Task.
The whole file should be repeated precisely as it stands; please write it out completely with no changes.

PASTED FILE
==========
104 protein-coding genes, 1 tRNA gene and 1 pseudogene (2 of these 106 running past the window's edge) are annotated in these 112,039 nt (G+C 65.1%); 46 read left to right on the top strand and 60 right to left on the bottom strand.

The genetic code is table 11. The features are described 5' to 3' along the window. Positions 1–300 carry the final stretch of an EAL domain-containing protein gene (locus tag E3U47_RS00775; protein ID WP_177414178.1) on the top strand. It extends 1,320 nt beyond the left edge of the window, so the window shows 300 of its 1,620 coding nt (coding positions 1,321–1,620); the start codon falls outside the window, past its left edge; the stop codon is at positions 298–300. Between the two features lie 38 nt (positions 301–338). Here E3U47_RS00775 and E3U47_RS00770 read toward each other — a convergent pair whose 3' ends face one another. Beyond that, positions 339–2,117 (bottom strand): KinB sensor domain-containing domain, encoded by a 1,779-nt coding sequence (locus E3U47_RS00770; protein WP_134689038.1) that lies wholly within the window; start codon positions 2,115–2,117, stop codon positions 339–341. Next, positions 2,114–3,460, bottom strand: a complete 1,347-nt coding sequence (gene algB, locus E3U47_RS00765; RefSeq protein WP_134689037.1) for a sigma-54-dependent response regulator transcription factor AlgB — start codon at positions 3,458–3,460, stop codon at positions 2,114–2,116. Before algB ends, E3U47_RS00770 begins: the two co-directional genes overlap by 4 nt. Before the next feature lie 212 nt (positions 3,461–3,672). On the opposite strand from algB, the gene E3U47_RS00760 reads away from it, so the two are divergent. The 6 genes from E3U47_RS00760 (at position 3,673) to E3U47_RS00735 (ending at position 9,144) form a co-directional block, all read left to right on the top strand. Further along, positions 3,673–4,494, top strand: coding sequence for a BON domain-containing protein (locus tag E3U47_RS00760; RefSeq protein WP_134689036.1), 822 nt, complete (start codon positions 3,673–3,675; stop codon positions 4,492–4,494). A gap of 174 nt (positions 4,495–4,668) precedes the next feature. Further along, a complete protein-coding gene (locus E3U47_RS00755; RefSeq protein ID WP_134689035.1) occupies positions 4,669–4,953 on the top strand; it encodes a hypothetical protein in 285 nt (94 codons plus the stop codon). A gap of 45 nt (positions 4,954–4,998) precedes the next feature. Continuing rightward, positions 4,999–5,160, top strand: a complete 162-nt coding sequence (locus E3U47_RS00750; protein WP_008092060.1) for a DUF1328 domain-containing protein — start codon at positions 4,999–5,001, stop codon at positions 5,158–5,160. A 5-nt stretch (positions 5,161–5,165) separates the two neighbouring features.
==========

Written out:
104 protein-coding genes, 1 tRNA gene and 1 pseudogene (2 of these 106 running past the window's edge) are annotated in these 112,039 nt (G+C 65.1%); 46 read left to right on the top strand and 60 right to left on the bottom strand.

The genetic code is table 11. The features are described 5' to 3' along the window. Positions 1–300 carry the final stretch of an EAL domain-containing protein gene (locus tag E3U47_RS00775; protein ID WP_177414178.1) on the top strand. It extends 1,320 nt beyond the left edge of the window, so the window shows 300 of its 1,620 coding nt (coding positions 1,321–1,620); the start codon falls outside the window, past its left edge; the stop codon is at positions 298–300. Between the two features lie 38 nt (positions 301–338). Here E3U47_RS00775 and E3U47_RS00770 read toward each other — a convergent pair whose 3' ends face one another. Beyond that, positions 339–2,117 (bottom strand): KinB sensor domain-containing domain, encoded by a 1,779-nt coding sequence (locus E3U47_RS00770; protein WP_134689038.1) that lies wholly within the window; start codon positions 2,115–2,117, stop codon positions 339–341. Next, positions 2,114–3,460, bottom strand: a complete 1,347-nt coding sequence (gene algB, locus E3U47_RS00765; RefSeq protein WP_134689037.1) for a sigma-54-dependent response regulator transcription factor AlgB — start codon at positions 3,458–3,460, stop codon at positions 2,114–2,116. Before algB ends, E3U47_RS00770 begins: the two co-directional genes overlap by 4 nt. Before the next feature lie 212 nt (positions 3,461–3,672). On the opposite strand from algB, the gene E3U47_RS00760 reads away from it, so the two are divergent. The 6 genes from E3U47_RS00760 (at position 3,673) to E3U47_RS00735 (ending at position 9,144) form a co-directional block, all read left to right on the top strand. Further along, positions 3,673–4,494, top strand: coding sequence for a BON domain-containing protein (locus tag E3U47_RS00760; RefSeq protein WP_134689036.1), 822 nt, complete (start codon positions 3,673–3,675; stop codon positions 4,492–4,494). A gap of 174 nt (positions 4,495–4,668) precedes the next feature. Further along, a complete protein-coding gene (locus E3U47_RS00755; RefSeq protein ID WP_134689035.1) occupies positions 4,669–4,953 on the top strand; it encodes a hypothetical protein in 285 nt (94 codons plus the stop codon). A gap of 45 nt (positions 4,954–4,998) precedes the next feature. Continuing rightward, positions 4,999–5,160, top strand: a complete 162-nt coding sequence (locus E3U47_RS00750; protein WP_008092060.1) for a DUF1328 domain-containing protein — start codon at positions 4,999–5,001, stop codon at positions 5,158–5,160. A 5-nt stretch (positions 5,161–5,165) separates the two neighbouring features.